By Katherine Casey Spengler, PhD
October 11, 2019, a phone call from the breast care clinic confirmed that the lump I had found in my left breast – 7 months after a clear mammogram – was malignant. At the time, I was a doctoral candidate in SDSU/CGU’s Joint Degree Program in Education, striving to complete the rough draft of my dissertation by the January 7 deadline.
The call came when I was in Los Angeles for work and I spent the three hour drive back to San Diego in silent shock. My first thoughts went to my husband Joel, and daughter Anna, and then to my mother, who had lost our beloved father to laryngeal cancer twenty years ago: how in the world would I tell them I have cancer? What would this diagnosis mean for Joel? With no family history of breast cancer until now, what would this diagnosis mean for Anna? How would I continue to earn an income while in treatment? And, what would this mean for my dissertation-writing timeline? Could I stay on track to become a May 2020 graduate? If I did not finish my dissertation, would Anna know how much my love for her inspired my doctoral studies?
A whirlwind of medical appointments filled the dates in my calendar reserved for dissertation writing. Joel and Anna encouraged me to continue to work on my dissertation. A network of incredible women – including several cancer survivors – immediately blanketed me with support. Two of the cancer survivors were PhDs and one quipped,
“Fighting cancer is hard. Writing a dissertation is hard. You might as well do both at once!”
Treatment of my Stage III-B invasive lobular carcinoma with lymph node involvement would require a lumpectomy, chemotherapy, and radiation. I wrestled with sharing my diagnosis with my dissertation chair because I did not want cancer to enter my academic world. She reassured me that she believed in my study and in my ability to persevere.
After a lumpectomy on November 13, a day after my 51st birthday, we were devastated when my surgeon called to report the margins were not clear. The cancer was more extensive than expected, leading to a mastectomy the day before Thanksgiving. When I thanked my surgeon for adjusting her holiday plans she said, “You have a dissertation to write, don’t you? We don’t have time to waste.”
My oncologist warned chemotherapy can cause “chemo brain,” which is cancer-related cognitive impairment or dysfunction. During the three weeks between surgery and my first chemo infusion on December 18, I wrote detailed outlines of chapters 4 and 5, afraid chemo would impair my ability to grapple with the analysis and implications of my findings. I spent New Year’s Day receiving my second chemo infusion and the days that followed were a blur that included Joel and Anna shaving my head because losing clumps of hair was distracting me as I wrote. Submitting the dissertation draft on January 7 felt like an unbelievable achievement! A few weeks later, I attended a dissertation writing bootcamp at SDSU on one of the “good days” of my chemo recovery cycle. Even though I felt vulnerable in my wig, I knew I needed the spark of motivation that comes from writing in the same space with fellow doctoral students. That spark propelled me forward to meet the February 7 deadline to turn in my final draft.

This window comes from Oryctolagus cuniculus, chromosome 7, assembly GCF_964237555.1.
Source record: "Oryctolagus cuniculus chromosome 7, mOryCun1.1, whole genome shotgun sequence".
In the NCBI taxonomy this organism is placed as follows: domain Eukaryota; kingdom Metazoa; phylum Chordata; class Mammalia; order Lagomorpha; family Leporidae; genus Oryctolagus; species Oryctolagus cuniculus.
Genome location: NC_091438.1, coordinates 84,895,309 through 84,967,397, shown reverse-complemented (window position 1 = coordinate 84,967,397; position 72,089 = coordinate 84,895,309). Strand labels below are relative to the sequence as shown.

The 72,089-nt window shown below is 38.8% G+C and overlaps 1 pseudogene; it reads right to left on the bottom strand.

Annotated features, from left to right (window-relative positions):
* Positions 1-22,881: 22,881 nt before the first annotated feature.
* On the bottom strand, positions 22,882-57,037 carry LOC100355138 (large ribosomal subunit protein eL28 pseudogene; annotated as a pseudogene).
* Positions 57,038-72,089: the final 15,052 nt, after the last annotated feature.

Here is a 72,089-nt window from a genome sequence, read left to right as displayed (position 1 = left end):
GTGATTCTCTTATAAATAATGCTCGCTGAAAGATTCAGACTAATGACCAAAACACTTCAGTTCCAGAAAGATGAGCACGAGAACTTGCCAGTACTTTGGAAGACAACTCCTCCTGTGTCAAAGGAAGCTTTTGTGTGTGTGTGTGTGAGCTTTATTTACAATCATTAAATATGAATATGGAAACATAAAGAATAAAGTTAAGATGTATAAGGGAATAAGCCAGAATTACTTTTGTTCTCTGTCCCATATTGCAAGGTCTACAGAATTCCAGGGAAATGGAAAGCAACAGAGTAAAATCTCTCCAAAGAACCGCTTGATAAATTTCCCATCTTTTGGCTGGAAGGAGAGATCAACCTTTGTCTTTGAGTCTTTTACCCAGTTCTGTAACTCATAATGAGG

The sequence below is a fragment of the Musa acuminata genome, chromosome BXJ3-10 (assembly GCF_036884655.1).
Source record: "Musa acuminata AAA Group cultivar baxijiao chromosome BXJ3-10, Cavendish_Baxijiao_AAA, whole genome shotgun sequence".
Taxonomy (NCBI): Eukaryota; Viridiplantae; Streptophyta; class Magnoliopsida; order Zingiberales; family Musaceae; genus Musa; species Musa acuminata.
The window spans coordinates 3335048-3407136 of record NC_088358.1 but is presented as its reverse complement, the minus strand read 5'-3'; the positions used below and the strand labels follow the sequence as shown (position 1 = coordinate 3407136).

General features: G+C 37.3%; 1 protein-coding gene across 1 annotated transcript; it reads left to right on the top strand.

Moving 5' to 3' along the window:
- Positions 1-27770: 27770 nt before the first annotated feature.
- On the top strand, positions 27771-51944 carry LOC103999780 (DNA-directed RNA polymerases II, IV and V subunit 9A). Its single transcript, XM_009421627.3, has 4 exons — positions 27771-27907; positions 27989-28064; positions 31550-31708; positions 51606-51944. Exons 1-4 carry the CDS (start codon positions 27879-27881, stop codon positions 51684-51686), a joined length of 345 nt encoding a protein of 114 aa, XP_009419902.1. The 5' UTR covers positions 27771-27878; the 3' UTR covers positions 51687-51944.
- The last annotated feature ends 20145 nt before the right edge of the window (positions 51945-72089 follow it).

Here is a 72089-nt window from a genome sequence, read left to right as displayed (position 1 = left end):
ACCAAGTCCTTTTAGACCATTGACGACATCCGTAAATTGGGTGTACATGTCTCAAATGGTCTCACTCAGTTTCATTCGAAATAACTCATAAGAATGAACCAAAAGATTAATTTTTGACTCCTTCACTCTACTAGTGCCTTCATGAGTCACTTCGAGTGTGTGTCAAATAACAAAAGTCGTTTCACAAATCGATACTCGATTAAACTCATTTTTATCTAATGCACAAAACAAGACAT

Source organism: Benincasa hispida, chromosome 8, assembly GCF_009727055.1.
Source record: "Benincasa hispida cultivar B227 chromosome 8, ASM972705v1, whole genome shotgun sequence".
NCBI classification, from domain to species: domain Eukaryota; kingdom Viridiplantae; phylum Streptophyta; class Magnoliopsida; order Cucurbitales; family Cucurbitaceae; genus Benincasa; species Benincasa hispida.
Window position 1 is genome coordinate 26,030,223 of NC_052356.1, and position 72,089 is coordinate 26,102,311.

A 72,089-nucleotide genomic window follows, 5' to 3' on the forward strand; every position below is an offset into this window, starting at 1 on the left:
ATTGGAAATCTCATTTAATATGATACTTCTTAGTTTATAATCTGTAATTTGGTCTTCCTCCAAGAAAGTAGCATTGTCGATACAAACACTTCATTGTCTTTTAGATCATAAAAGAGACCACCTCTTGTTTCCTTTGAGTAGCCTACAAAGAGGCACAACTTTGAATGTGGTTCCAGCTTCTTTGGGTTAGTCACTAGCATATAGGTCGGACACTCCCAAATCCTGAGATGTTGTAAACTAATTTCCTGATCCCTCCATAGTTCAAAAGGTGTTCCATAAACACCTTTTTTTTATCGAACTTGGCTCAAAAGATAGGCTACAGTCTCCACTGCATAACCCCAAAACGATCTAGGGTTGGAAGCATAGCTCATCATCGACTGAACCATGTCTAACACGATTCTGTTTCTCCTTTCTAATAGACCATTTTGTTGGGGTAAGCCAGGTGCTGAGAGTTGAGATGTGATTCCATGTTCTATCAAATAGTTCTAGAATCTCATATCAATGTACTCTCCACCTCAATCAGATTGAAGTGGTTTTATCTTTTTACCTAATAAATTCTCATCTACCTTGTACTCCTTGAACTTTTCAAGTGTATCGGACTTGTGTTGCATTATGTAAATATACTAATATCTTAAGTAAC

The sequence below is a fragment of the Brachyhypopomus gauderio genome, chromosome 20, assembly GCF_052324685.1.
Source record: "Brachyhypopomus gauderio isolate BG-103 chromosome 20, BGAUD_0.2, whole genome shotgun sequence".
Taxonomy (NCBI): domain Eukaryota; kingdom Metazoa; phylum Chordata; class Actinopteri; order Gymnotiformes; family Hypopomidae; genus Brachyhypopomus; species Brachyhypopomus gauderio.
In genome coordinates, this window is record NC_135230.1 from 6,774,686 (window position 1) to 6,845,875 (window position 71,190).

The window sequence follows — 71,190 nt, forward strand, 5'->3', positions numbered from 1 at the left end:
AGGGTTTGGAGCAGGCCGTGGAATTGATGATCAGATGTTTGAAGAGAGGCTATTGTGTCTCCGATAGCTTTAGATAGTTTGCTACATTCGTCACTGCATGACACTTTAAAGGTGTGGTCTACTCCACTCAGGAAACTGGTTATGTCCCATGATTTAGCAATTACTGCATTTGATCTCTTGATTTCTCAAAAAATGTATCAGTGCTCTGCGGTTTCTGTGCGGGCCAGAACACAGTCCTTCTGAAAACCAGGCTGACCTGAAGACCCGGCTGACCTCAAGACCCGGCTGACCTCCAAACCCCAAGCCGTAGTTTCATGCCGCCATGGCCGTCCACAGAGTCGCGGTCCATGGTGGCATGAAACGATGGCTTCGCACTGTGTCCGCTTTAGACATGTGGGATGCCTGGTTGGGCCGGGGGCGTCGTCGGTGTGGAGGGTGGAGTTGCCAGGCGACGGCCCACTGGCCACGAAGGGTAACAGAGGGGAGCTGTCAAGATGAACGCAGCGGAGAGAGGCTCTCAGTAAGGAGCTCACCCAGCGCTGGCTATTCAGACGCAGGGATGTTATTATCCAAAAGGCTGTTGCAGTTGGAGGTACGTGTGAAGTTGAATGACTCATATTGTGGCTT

All doctoral candidates know how tricky it is to schedule a dissertation defense and I admit I played my one and only “cancer card,” giving my chair permission to share my diagnosis with my committee members to get my dissertation defense scheduled for one of the “good days” between chemo rounds 6 and 7. My oncologist moved up a scheduled blood transfusion to the weekend before my defense to strengthen my immune system and boost my energy.
On March 6, 2020, I successfully defended my dissertation with my mother, mother-in-law, aunt, husband, daughter, and doctoral student friend in attendance and celebrated that evening surrounded by family and friends. Little did we know, for many of us, my dissertation defense party would be the last in-person gathering before the pandemic started shutting the world down over the course of the next week.
In late March, I rang the bell to celebrate my final chemo treatment, in May I wore full doctoral regalia to my virtual SDSU and CGU Zoom commencement celebrations in my dining room with Joel and Anna sitting by my side, and in June I rang the bell to celebrate the completion of radiation and cancer treatment.
In retrospect, the decision to work on my dissertation throughout chemo saved my cognition and prevented me from being overwhelmed by everything associated with a cancer diagnosis. I am grateful that my surgeon, oncologist, and radiation oncologist are highly successful women in their fields who unhesitatingly supported my goal. I am forever grateful for the love and support of my family and friends that allowed me to escape into a world where I could block out cancer and, instead, focus on dyslexia research and dissertation writing.
As you know, October is Breast Cancer Awareness month. My cancer is considered “interval cancer,” or cancer that is found within the time between annual mammograms. I am alive with an excellent prognosis because at age 14 I learned why and how to do monthly self-breast exams. Please, I urge you to do the same.